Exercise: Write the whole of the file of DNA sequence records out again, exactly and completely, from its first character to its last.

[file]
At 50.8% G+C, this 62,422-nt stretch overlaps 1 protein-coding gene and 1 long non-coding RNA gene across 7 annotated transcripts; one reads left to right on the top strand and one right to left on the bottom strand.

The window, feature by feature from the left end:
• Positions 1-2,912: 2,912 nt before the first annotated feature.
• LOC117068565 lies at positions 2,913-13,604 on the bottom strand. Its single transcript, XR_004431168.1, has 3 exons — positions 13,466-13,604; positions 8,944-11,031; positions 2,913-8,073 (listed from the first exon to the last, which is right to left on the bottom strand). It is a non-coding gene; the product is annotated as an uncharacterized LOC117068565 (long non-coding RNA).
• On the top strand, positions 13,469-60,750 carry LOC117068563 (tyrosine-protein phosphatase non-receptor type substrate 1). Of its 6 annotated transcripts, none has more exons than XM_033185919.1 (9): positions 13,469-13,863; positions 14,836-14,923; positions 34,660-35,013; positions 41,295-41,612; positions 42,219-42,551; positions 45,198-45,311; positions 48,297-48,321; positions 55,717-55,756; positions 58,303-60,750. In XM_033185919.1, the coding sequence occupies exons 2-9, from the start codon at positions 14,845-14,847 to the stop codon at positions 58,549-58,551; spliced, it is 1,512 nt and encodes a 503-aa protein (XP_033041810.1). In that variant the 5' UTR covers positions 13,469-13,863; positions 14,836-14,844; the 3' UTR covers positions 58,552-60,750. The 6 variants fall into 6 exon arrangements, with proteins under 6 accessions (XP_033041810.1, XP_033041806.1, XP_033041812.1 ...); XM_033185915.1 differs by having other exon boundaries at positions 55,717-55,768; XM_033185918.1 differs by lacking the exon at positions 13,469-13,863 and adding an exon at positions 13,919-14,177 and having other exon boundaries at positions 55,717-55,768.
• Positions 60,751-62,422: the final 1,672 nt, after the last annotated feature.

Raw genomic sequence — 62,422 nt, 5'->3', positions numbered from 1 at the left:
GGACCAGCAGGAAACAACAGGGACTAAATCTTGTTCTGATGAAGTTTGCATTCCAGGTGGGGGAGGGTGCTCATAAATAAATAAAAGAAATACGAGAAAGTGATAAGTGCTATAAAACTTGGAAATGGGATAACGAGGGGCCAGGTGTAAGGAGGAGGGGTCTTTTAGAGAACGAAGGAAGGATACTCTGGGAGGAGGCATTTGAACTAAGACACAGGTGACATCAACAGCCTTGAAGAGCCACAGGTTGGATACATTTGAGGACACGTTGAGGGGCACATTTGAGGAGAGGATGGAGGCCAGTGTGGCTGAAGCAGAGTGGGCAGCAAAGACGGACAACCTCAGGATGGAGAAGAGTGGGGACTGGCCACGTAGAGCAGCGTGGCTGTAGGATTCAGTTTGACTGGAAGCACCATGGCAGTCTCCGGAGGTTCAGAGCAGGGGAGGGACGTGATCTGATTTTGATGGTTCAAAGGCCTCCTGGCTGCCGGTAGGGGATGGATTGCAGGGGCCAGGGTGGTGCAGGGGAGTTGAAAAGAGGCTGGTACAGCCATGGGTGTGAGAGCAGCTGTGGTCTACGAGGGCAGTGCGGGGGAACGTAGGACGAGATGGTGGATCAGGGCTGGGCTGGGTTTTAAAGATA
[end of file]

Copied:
At 50.8% G+C, this 62,422-nt stretch overlaps 1 protein-coding gene and 1 long non-coding RNA gene across 7 annotated transcripts; one reads left to right on the top strand and one right to left on the bottom strand.

The window, feature by feature from the left end:
• Positions 1-2,912: 2,912 nt before the first annotated feature.
• LOC117068565 lies at positions 2,913-13,604 on the bottom strand. Its single transcript, XR_004431168.1, has 3 exons — positions 13,466-13,604; positions 8,944-11,031; positions 2,913-8,073 (listed from the first exon to the last, which is right to left on the bottom strand). It is a non-coding gene; the product is annotated as an uncharacterized LOC117068565 (long non-coding RNA).
• On the top strand, positions 13,469-60,750 carry LOC117068563 (tyrosine-protein phosphatase non-receptor type substrate 1). Of its 6 annotated transcripts, none has more exons than XM_033185919.1 (9): positions 13,469-13,863; positions 14,836-14,923; positions 34,660-35,013; positions 41,295-41,612; positions 42,219-42,551; positions 45,198-45,311; positions 48,297-48,321; positions 55,717-55,756; positions 58,303-60,750. In XM_033185919.1, the coding sequence occupies exons 2-9, from the start codon at positions 14,845-14,847 to the stop codon at positions 58,549-58,551; spliced, it is 1,512 nt and encodes a 503-aa protein (XP_033041810.1). In that variant the 5' UTR covers positions 13,469-13,863; positions 14,836-14,844; the 3' UTR covers positions 58,552-60,750. The 6 variants fall into 6 exon arrangements, with proteins under 6 accessions (XP_033041810.1, XP_033041806.1, XP_033041812.1 ...); XM_033185915.1 differs by having other exon boundaries at positions 55,717-55,768; XM_033185918.1 differs by lacking the exon at positions 13,469-13,863 and adding an exon at positions 13,919-14,177 and having other exon boundaries at positions 55,717-55,768.
• Positions 60,751-62,422: the final 1,672 nt, after the last annotated feature.

Raw genomic sequence — 62,422 nt, 5'->3', positions numbered from 1 at the left:
GGACCAGCAGGAAACAACAGGGACTAAATCTTGTTCTGATGAAGTTTGCATTCCAGGTGGGGGAGGGTGCTCATAAATAAATAAAAGAAATACGAGAAAGTGATAAGTGCTATAAAACTTGGAAATGGGATAACGAGGGGCCAGGTGTAAGGAGGAGGGGTCTTTTAGAGAACGAAGGAAGGATACTCTGGGAGGAGGCATTTGAACTAAGACACAGGTGACATCAACAGCCTTGAAGAGCCACAGGTTGGATACATTTGAGGACACGTTGAGGGGCACATTTGAGGAGAGGATGGAGGCCAGTGTGGCTGAAGCAGAGTGGGCAGCAAAGACGGACAACCTCAGGATGGAGAAGAGTGGGGACTGGCCACGTAGAGCAGCGTGGCTGTAGGATTCAGTTTGACTGGAAGCACCATGGCAGTCTCCGGAGGTTCAGAGCAGGGGAGGGACGTGATCTGATTTTGATGGTTCAAAGGCCTCCTGGCTGCCGGTAGGGGATGGATTGCAGGGGCCAGGGTGGTGCAGGGGAGTTGAAAAGAGGCTGGTACAGCCATGGGTGTGAGAGCAGCTGTGGTCTACGAGGGCAGTGCGGGGGAACGTAGGACGAGATGGTGGATCAGGGCTGGGCTGGGTTTTAAAGATA